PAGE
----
Villain-making is big business in Hollywood, because mag editors and gossip bloggers know that you can eke 10 times as many column inches out of a stormy marriage than a temperate one. There's a lot of sales to be made by turning everyday photos of a normal relationship and storyboarding it into a neat little "heroes and villains" plot.
The fireworks started early this week, with shocks in store for nearly everyone, not least the Eurozone's leaders, who went into November probably feeling, if not smug, then at least satisfied they had a plan for Greece's debt crisis. George Papandreou clearly had other ideas. Having announced plans for a referendum on the proffered financial bail-out, the Greek prime minister managed to dominate the news agenda throughout the week, throwing the G20 summit into turmoil, sending stock markets falling, narrowly survive a vote of no confidence and starting to plan a new coalition government all in the space of five days.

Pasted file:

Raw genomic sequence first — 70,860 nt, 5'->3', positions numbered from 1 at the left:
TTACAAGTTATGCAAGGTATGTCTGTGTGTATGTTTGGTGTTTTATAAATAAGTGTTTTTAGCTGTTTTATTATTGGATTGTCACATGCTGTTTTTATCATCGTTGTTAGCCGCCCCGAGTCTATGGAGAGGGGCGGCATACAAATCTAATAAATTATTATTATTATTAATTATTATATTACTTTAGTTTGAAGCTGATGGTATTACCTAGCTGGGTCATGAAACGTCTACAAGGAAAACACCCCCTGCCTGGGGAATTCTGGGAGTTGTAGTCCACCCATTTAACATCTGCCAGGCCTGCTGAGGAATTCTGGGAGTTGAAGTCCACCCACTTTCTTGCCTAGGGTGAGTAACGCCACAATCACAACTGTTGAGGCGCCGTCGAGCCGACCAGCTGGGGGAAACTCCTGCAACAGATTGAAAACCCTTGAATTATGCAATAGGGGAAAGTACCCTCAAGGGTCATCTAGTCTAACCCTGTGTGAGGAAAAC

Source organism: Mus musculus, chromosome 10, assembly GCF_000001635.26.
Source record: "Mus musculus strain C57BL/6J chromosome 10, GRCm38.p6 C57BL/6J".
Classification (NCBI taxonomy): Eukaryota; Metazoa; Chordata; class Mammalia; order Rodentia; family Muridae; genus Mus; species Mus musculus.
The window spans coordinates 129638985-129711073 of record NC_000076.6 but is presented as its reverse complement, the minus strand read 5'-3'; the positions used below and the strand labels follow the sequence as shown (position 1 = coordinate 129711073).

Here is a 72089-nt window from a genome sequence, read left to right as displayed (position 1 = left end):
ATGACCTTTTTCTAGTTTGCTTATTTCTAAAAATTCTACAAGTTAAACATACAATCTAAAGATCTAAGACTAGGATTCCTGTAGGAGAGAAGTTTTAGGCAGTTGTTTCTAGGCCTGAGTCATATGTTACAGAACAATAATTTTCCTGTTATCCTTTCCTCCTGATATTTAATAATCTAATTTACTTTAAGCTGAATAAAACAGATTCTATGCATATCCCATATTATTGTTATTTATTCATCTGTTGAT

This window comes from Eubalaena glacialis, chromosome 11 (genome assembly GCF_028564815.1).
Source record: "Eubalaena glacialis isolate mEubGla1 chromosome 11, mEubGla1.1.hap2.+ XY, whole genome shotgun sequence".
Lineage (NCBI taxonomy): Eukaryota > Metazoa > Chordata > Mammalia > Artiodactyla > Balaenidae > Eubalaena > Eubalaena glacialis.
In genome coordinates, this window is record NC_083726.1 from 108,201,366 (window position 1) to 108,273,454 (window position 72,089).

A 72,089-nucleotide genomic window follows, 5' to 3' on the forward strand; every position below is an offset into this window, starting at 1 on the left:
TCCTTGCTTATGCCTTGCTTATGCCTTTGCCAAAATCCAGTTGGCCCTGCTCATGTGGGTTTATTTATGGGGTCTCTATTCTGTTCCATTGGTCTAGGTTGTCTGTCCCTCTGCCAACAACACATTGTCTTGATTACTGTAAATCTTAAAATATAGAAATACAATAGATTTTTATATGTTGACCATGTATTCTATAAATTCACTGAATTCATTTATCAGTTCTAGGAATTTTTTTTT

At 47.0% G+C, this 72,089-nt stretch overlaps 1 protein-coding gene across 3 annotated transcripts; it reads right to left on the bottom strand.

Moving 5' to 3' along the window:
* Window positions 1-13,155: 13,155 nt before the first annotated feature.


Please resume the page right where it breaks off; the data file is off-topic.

What we can't get enough of, however, are the gruesome financial goings-on within the Kardashian empire. The Kris'n'Kim nuptials were one of the most cynically business-oriented, publicity-centred and savvily stage-managed events of the century. (I know this is a pretty new century, but I'm praying fervently that we won't see this sort of thing once a decade.)